KANSAS CITY, Mo., Jan. 30, 2015 /PRNewswire-USNewswire/ -- The University of Missouri System Board of Curators today released the findings of an independent review of the academic rankings of the Bloch School of Management at the University of Missouri-Kansas City.
The Board of Curators commissioned the review in response to a request from Gov. Jay Nixon after questions were raised regarding rankings of the Bloch School of Management. The review was conducted by Robert D. Hisrich, Ph.D., who retired as of Jan. 1 as Garvin Professor of Global Entrepreneurship and Director of the Center for Global Entrepreneurship at Thunderbird School of Global Management in Glendale, Ariz. Dr. Hisrich was aided by work conducted by the global audit and accounting firm PwC, formerly known as PricewaterhouseCoopers.
Among the conclusions reached by Dr. Hisrich in the report released today:
- The journal article that led to the Bloch School's top ranking in innovation management research was consistent with generally acceptable professional practices.
- The $32 million gift from Henry Bloch for a new building was not motivated by past and future rankings but by enrollment growth.
- Information provided to the Princeton Review Board for certain years was inaccurate in three subject areas, but he couldn't conclude that the information made a material difference in UMKC's rankings.
"I am pleased to have the Bloch School's No. 1 ranking in innovation management research validated, but I take seriously the report's conclusions on the three areas of flawed data in the Princeton Review application. We have already implemented changes and will continue to seek ways to improve our data collection," Morton said.
On the ranking in the Journal of Product Innovation Management, the Hisrich report found that the journal article that yielded the No. l rankings in product innovation management – for UMKC as an institution, and for Prof. Michael Song as an individual – was "consistent with generally acceptable professional practices."
The review by Hisrich found no basis for the charge that the school sought to artificially inflate rankings in order to persuade philanthropist Henry W. Bloch to donate $32 million for construction of the new Bloch School building that opened in August 2014. According to the review, the decision to donate the funds was made by Mr. Bloch in the spring of 2011, many months before the publication of the JPIM article.
The Hisrich review questioned flawed data reported to the Princeton Review Board including the number of student clubs cited by the Bloch School, the way mentor programs were counted and how certain enrollment numbers were calculated. The Bloch School's undergraduate and graduate entrepreneurship programs have ranked among the top 25 in the nation five different times.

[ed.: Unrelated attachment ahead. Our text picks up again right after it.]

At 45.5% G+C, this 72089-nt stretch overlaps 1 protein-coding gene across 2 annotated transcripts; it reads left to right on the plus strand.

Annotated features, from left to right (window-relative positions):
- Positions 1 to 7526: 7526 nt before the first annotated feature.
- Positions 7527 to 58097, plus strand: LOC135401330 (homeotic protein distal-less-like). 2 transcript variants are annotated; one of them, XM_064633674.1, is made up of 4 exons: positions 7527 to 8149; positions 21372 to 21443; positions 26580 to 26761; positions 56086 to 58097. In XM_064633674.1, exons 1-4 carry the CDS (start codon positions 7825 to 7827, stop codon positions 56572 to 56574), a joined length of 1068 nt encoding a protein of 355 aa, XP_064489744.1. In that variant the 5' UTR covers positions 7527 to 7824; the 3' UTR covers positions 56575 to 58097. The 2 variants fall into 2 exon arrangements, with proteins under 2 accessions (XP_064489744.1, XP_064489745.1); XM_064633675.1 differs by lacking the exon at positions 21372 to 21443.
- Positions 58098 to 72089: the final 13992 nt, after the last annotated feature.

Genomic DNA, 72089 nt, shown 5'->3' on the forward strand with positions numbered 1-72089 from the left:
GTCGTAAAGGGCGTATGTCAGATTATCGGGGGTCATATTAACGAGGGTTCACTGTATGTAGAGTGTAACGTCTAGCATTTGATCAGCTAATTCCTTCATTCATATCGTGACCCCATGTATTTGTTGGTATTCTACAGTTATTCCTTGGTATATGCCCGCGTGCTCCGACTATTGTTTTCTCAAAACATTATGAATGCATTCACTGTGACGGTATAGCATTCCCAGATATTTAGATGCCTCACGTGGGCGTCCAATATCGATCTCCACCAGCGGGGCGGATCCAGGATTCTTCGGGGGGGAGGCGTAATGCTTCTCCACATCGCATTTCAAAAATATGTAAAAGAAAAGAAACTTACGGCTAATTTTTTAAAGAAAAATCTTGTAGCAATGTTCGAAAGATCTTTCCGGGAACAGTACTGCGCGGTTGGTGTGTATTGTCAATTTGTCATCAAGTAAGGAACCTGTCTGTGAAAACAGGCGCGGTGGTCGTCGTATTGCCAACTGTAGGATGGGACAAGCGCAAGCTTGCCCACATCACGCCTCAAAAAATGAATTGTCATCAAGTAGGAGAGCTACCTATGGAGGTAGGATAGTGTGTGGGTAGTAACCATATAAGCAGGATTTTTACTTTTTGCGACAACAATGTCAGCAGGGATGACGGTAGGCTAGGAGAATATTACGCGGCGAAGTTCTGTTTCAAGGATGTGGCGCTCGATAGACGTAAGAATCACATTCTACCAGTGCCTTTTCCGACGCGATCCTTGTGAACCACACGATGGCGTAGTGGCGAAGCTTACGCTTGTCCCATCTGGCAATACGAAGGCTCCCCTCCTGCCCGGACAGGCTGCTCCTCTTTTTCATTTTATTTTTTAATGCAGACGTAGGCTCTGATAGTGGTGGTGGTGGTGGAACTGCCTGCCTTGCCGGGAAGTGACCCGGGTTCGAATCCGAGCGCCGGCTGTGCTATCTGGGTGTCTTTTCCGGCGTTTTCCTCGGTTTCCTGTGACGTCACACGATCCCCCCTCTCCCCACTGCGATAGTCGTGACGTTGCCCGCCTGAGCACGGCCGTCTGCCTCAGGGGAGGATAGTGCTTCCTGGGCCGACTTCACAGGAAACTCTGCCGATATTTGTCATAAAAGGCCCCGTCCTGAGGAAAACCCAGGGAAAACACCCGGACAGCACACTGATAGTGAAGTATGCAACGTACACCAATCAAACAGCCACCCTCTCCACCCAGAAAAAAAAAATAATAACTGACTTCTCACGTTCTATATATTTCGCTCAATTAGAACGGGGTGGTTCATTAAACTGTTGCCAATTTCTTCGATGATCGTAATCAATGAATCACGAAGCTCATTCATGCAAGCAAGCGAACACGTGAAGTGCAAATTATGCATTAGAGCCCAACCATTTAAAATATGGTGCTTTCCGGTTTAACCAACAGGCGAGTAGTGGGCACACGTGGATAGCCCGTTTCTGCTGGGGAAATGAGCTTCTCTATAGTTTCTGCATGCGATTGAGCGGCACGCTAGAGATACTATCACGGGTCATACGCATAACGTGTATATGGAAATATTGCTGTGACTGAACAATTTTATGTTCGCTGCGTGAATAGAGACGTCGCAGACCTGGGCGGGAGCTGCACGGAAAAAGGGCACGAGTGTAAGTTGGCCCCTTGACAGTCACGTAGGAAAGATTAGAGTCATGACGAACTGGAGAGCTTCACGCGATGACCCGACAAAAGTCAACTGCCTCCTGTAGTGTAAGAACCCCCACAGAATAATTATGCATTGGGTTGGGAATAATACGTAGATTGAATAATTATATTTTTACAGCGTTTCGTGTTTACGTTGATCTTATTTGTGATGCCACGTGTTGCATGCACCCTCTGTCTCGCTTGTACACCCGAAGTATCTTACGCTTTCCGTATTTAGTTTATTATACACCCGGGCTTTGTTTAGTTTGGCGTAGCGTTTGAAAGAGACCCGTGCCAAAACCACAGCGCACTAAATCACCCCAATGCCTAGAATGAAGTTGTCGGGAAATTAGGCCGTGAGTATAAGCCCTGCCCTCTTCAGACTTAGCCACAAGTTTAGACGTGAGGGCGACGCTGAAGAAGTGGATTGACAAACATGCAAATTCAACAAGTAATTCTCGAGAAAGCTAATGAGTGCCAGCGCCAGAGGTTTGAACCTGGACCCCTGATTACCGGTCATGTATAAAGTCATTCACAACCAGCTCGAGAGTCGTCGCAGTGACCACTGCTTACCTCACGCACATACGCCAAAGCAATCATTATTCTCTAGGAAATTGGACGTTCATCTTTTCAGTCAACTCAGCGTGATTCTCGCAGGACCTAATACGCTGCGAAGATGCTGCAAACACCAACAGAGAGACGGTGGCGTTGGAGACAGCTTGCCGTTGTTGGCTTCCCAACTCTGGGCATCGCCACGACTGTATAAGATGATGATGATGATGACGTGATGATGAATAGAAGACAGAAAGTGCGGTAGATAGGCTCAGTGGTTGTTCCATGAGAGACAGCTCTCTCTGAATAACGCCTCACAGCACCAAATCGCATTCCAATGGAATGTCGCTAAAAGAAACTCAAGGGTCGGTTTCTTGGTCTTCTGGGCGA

Chancellor Morton said Bloch School Dean David Donnelly has already made changes to the way the data was collected and reported this year. In addition, Morton said the Bloch School has appointed a special faculty committee to oversee the processes involved in any rankings submissions going forward.
Hisrich stated in his report that he could not determine whether the incorrect data would have affected the overall final ranking for UMKC. Information from the Princeton Review stated that "a shift in one data point, even going from 100% to 0%, would not change the overall outcome of the 2014 ranking of UMKC's program."
Hisrich noted that the Princeton Review considers 40 separate data points in its rankings, most of which were unquestioned, and further added that "Recent submissions of UMKC using more conservative data has resulted in UMKC remaining in the top 25 universities in the Princeton Review rankings."
The Bloch School's benefactor, Henry Bloch, expressed appreciation for the thoroughness of the independent review.
"I am grateful to Gov. Nixon for insisting that an independent expert be brought in to bring the truth to light. Dr. Hisrich's credentials and credibility are such that this report should put this matter to rest once and for all," Henry Bloch said in a statement. "It's time to get back to the important work of building on the successes of the Bloch School and continuing the fine work they've been doing to meet the needs of its students and Kansas City's business community."
About the University of Missouri-Kansas City
The University of Missouri-Kansas City, one of four University of Missouri campuses, is a public university serving more than 15,000 undergraduate, graduate and professional students. UMKC engages with the community and economy based on a four-part mission: life and health sciences; visual and performing arts; urban issues and education; and a vibrant learning and campus life experience. For more information about UMKC, visit www.umkc.edu.
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SOURCE University of Missouri-Kansas City